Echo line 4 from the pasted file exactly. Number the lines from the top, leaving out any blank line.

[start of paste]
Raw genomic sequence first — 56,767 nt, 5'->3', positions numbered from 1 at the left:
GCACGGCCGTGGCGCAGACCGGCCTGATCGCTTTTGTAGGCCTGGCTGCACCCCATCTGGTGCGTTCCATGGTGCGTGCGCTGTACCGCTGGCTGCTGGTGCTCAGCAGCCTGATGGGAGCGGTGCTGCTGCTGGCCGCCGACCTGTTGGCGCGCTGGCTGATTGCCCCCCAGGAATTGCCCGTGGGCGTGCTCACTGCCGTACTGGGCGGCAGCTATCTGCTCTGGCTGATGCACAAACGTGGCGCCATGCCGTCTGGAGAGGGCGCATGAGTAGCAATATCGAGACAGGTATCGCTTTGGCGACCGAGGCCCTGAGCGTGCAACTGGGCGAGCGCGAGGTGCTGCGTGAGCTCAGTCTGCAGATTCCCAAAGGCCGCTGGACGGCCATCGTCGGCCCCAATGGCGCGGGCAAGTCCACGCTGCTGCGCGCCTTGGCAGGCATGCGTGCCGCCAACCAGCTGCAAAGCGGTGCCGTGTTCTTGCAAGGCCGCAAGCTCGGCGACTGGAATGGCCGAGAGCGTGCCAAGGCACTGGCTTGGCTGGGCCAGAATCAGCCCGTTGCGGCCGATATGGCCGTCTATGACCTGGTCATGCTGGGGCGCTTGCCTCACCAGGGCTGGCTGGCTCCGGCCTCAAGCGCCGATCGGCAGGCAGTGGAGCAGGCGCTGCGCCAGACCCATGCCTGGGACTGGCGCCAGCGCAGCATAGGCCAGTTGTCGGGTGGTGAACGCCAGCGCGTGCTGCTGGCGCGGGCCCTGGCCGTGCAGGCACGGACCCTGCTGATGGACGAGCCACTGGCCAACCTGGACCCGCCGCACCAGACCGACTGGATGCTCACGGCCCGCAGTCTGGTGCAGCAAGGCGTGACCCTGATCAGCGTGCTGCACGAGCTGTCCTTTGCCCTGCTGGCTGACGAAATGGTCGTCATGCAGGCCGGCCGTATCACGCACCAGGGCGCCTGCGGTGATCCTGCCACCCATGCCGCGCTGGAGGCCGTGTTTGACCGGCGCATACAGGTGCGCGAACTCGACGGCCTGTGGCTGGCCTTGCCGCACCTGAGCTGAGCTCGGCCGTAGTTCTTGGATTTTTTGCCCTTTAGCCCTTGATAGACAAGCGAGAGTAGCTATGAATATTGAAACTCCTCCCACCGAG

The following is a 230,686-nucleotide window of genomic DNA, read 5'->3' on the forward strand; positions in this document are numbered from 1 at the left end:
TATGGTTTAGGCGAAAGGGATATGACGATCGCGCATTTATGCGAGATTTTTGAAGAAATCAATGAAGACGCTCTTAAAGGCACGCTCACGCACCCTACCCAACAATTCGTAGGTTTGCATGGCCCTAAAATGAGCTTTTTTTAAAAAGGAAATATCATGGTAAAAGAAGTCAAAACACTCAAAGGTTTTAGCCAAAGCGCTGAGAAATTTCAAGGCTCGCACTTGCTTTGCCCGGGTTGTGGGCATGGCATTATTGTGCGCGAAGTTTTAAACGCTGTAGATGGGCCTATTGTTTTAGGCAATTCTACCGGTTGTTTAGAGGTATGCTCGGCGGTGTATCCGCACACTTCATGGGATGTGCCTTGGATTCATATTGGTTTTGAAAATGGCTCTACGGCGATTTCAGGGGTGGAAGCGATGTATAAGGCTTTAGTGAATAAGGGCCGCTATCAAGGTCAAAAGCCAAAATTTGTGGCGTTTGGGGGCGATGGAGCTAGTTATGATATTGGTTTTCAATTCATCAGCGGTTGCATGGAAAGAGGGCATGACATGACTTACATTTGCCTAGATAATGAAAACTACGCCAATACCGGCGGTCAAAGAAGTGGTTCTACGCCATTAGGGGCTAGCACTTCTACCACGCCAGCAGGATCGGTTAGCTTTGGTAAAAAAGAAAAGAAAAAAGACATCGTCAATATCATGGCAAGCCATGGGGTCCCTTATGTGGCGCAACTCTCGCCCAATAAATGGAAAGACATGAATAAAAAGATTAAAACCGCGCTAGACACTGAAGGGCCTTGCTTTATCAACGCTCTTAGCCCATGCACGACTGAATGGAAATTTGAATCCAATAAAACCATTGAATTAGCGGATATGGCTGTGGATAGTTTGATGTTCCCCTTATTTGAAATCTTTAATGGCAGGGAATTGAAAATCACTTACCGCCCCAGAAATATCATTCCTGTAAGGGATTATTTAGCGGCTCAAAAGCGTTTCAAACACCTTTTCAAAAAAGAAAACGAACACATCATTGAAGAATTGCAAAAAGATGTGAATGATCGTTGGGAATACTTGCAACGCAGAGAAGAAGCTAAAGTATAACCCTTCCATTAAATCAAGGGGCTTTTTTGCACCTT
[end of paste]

TATGGTTTAGGCGAAAGGGATATGACGATCGCGCATTTATGCGAGATTTTTGAAGAAATCAATGAAGACGCTCTTAAAGGCACGCTCACGCACCCTACCCAACAATTCGTAGGTTTGCATGGCCCTAAAATGAGCTTTTTTTAAAAAGGAAATATCATGGTAAAAGAAGTCAAAACACTCAAAGGTTTTAGCCAAAGCGCTGAGAAATTTCAAGGCTCGCACTTGCTTTGCCCGGGTTGTGGGCATGGCATTATTGTGCGCGAAGTTTTAAACGCTGTAGATGGGCCTATTGTTTTAGGCAATTCTACCGGTTGTTTAGAGGTATGCTCGGCGGTGTATCCGCACACTTCATGGGATGTGCCTTGGATTCATATTGGTTTTGAAAATGGCTCTACGGCGATTTCAGGGGTGGAAGCGATGTATAAGGCTTTAGTGAATAAGGGCCGCTATCAAGGTCAAAAGCCAAAATTTGTGGCGTTTGGGGGCGATGGAGCTAGTTATGATATTGGTTTTCAATTCATCAGCGGTTGCATGGAAAGAGGGCATGACATGACTTACATTTGCCTAGATAATGAAAACTACGCCAATACCGGCGGTCAAAGAAGTGGTTCTACGCCATTAGGGGCTAGCACTTCTACCACGCCAGCAGGATCGGTTAGCTTTGGTAAAAAAGAAAAGAAAAAAGACATCGTCAATATCATGGCAAGCCATGGGGTCCCTTATGTGGCGCAACTCTCGCCCAATAAATGGAAAGACATGAATAAAAAGATTAAAACCGCGCTAGACACTGAAGGGCCTTGCTTTATCAACGCTCTTAGCCCATGCACGACTGAATGGAAATTTGAATCCAATAAAACCATTGAATTAGCGGATATGGCTGTGGATAGTTTGATGTTCCCCTTATTTGAAATCTTTAATGGCAGGGAATTGAAAATCACTTACCGCCCCAGAAATATCATTCCTGTAAGGGATTATTTAGCGGCTCAAAAGCGTTTCAAACACCTTTTCAAAAAAGAAAACGAACACATCATTGAAGAATTGCAAAAAGATGTGAATGATCGTTGGGAATACTTGCAACGCAGAGAAGAAGCTAAAGTATAACCCTTCCATTAAATCAAGGGGCTTTTTTGCACCTT